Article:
Japanese scientists have discovered how a parasitic worm can “take over” its host, the praying mantis, so that the worm itself can complete its life cycle in water. To this end, the worm appears to have integrated an entire set of genes from its host into its own DNA, a phenomenon known in evolutionary biology as “horizontal gene transfer.” This gives the worm the keys to controlling the behavior of the host in which it lives. Researchers reported their findings This week in the scientific journal Current biology.
Horsehair worms are slender aquatic worms that grow from a larva and cyst into an adult worm as a parasite of insects or crustaceans. Crickets, grasshoppers, and praying mantises often serve as definitive hosts for the worm. When the worm reaches adulthood, it prompts its host to engage in bizarre jumping behavior, which often results in the insect landing in the water. Once this happens, the long worm crawls out of its victim to live freely in the water in search of a mating partner and produces a new generation of worms.
two years ago It was discovered by the same group of Japanese biologists Led by Takuya Sato of Kobe University, praying mantises infected with adult worms are attracted to horizontally polarized light, such as light reflected from the surface of water in the sun. This explains why infected insects often go into the water, which threatens their lives due to fishing, while it is only beneficial for their parasites. Somehow, the worm drives the mantis crazy.
In their new publication, the Japanese found an indication of how the worm does this, namely through genes obtained by deception. Genetic analysis showed that the horsehair worm (Fukui chords(It inherited up to 1,400 genes from its definitive host, the praying mantis)Tenodera angustipennis). This is one of the largest horizontal gene transfers biologists have ever observed. Given the very high similarity in the nucleotide sequences of these genes (with 1,342 genes, the similarity between a worm and a grasshopper is more than 94.5 percent), this gene capture must have occurred recently from an evolutionary perspective.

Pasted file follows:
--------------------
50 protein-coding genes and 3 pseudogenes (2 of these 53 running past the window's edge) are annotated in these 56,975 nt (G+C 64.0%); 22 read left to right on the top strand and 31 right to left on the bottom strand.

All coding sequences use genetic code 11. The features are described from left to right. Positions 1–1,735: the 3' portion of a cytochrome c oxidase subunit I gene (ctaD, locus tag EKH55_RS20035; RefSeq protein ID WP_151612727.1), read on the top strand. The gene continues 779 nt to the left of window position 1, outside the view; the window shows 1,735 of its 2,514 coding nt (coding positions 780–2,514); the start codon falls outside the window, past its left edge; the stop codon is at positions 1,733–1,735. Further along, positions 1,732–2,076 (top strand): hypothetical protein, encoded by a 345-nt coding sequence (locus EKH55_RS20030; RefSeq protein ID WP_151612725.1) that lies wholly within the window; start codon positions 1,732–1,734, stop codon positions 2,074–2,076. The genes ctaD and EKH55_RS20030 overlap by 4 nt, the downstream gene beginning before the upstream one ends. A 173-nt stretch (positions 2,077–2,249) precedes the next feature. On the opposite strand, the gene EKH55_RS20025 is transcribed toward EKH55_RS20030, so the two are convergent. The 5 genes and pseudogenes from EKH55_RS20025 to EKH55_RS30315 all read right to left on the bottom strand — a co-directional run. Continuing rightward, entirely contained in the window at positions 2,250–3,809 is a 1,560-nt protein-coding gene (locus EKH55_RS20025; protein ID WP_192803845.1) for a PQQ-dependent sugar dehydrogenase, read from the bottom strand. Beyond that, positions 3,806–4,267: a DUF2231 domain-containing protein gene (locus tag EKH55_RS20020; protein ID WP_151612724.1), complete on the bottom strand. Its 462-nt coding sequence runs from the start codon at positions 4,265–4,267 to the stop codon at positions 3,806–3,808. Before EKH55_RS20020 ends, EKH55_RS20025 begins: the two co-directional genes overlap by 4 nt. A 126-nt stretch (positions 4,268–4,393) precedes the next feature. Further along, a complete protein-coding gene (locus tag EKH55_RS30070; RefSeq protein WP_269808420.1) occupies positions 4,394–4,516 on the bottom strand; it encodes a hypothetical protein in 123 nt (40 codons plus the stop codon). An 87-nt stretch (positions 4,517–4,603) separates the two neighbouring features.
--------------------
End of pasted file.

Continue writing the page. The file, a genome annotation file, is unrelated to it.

Things got interesting when the Japanese began studying the activity of these stolen genes during different stages of the worm’s life. During the phase in which the worm was manipulating its host’s behavior, many of these genes suddenly appeared to be noticeably active. This may also include genes that encourage the host to be attracted to the reflection of light on the water. They identify at least two candidates for this purpose. But whether this actually works or not will have to be proven in a subsequent experiment.
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